What’s with this Rain? Flood Facts, What to Expect

By Savannah Brock

As Forrest Gump said, “One day it started raining, and it didn’t quit for four months.” Forrestgump-logo.svg

Hopefully Georgia will not have constant rain for four months, however it feels like it has. According to the National Weather Service the last significant flood Georgia had was in Sept. 2009 effecting Metro Atlanta and Northwest Georgia. This flood caused 10 fatalities and $300 million in damages.

Thankfully 2009 was the lat major flood scare in Georgia, But have their been others? Here they are:

  • 1886: March 30-April 6 in Rome Georgia, Rainfall of 6-12 inches occurred over northwest Georgia in a 3-day period with fatalities unknown. According to NWS damages caused were up to tens of thousands of dollars.
  • 1919: Dec. 8-12 in Columbus, Georgia,  Rainfall amounts of 6 to 12 inches over a 3-day period primarily oriented over the Chattahoochee River basin from Columbus to Norcross caused extensive flooding up to 3 miles from the river channel. There were 3 fatalities with damages exceeding $1,000,000.00.
  • 1938: April 7 in Whitestone, Georgia, This extreme flash flood killed 13 people in Whitestone when a general store near the Talona Creek was washed off its foundation. Damages caused were up to tens of thousands of dollars. If you click on the NWS site, you can read a poem by Danny Attaway on the Whitestone Flood.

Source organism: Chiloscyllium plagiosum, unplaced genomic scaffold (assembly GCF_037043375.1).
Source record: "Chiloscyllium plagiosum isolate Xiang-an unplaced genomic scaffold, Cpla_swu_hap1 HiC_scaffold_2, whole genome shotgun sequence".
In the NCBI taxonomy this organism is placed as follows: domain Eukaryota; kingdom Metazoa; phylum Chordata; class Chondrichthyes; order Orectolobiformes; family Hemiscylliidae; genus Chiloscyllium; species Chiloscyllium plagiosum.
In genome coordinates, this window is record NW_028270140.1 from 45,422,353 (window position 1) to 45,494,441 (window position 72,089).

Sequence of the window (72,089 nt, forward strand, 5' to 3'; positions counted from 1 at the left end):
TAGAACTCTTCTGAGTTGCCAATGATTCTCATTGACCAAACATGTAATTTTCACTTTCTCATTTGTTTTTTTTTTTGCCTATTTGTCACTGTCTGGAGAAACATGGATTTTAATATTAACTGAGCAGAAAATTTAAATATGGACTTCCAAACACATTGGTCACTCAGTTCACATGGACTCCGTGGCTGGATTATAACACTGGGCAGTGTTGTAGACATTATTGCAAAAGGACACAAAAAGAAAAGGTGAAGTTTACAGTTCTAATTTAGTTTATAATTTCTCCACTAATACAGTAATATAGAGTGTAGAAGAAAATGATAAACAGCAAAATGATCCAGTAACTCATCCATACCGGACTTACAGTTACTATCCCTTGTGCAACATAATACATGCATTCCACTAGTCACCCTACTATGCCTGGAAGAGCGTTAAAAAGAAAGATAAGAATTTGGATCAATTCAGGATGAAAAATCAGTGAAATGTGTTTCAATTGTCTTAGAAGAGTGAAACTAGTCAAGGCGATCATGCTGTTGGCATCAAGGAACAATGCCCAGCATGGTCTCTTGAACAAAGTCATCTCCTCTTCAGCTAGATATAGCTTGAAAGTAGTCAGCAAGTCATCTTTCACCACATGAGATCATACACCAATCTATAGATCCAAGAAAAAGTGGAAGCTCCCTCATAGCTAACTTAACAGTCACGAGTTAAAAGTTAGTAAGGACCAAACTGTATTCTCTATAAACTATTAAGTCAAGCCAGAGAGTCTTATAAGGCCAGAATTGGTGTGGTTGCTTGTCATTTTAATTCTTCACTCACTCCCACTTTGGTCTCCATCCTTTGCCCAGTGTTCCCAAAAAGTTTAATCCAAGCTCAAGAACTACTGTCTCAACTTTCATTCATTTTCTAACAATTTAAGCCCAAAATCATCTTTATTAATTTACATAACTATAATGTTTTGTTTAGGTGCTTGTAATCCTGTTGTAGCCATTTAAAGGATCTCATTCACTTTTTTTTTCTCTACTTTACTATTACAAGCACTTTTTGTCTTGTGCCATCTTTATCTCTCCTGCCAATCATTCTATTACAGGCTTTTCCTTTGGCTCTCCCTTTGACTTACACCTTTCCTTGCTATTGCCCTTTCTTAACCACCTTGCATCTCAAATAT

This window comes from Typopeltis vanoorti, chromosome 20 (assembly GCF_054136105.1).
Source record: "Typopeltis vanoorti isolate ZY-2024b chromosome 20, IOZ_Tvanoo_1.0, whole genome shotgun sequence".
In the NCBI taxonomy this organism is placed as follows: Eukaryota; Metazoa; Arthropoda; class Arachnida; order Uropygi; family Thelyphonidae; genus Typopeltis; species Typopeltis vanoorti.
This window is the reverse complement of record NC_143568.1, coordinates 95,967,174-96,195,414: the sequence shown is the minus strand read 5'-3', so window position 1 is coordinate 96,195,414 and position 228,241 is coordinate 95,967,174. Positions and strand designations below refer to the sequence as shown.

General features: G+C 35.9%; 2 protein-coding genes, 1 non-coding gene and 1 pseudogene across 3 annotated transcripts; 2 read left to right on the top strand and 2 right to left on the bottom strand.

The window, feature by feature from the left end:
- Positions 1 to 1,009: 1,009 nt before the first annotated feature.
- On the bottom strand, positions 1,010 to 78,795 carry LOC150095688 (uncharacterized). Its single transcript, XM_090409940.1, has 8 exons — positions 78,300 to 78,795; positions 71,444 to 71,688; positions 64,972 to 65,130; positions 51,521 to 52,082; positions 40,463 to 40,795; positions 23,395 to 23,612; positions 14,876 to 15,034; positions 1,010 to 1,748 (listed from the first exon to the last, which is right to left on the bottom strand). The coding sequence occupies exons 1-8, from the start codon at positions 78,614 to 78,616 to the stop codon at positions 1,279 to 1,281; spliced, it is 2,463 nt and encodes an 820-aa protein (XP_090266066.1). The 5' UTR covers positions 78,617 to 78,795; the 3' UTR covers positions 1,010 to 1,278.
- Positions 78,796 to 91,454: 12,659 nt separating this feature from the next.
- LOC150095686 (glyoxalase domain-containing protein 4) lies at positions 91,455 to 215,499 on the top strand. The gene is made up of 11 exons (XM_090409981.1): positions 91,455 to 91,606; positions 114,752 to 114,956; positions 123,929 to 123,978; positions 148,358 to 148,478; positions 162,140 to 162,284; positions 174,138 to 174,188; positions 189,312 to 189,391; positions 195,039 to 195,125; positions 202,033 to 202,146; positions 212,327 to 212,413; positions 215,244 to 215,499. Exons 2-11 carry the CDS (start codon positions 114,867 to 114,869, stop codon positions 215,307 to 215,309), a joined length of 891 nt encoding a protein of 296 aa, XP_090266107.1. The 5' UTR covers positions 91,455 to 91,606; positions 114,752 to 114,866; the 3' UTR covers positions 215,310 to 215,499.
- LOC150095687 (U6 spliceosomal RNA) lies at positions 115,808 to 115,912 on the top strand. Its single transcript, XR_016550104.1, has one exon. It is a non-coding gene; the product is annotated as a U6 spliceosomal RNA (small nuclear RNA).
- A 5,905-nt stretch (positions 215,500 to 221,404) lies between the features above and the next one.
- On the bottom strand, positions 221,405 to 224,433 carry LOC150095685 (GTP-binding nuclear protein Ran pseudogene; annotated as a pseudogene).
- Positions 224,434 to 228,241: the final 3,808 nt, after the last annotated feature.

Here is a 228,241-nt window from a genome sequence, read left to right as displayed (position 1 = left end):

• 1994: July throughout both Alabama and Georgia, This flood had the most fatalities of the five coming in a 33 people (31 in Georgia and 2 in Alabama). The damages caused racked up to $750 Million in Georgia, Alabama and Florida.

Will we see that happen again this season? The NWS states that on this day in 2009, the remnants of Hurricane Ida came across north Georgia bringing 3 to 5 inches of rain. According to Weather Underground today Athens will be expected to get 0.74 inches of rainfall.

 

In case flooding is in or near your area, the American Red Cross has facts that might just save your life:

  • Water & Food—at least a 3-day supply; one gallon per person per day along with a supply of non-perishable, easy-to-prepare food
  • Flashlight & Battery-powered or hand-crank radio
  • First Aid kit
  • Medications (7-day supply) and medical items (hearing aids with extra batteries, glasses, contact lenses, syringes, cane)
  • Multi-purpose tool
  • Sanitation and personal hygiene items
  • Copies of personal documents (medication list and pertinent medical information, deed/lease to home, birth certificates, insurance policies)
  • Cell phone with chargers
  • Extra cash
  • Emergency blanket
  • Map(s) of the area
  • Tools/supplies for securing your home
  • Extra set of car keys and house keys
  • Extra clothing, hat and sturdy shoes including rain gear

A flood warning has extended into Thursday afternoon for the Oconee River near Penfield.

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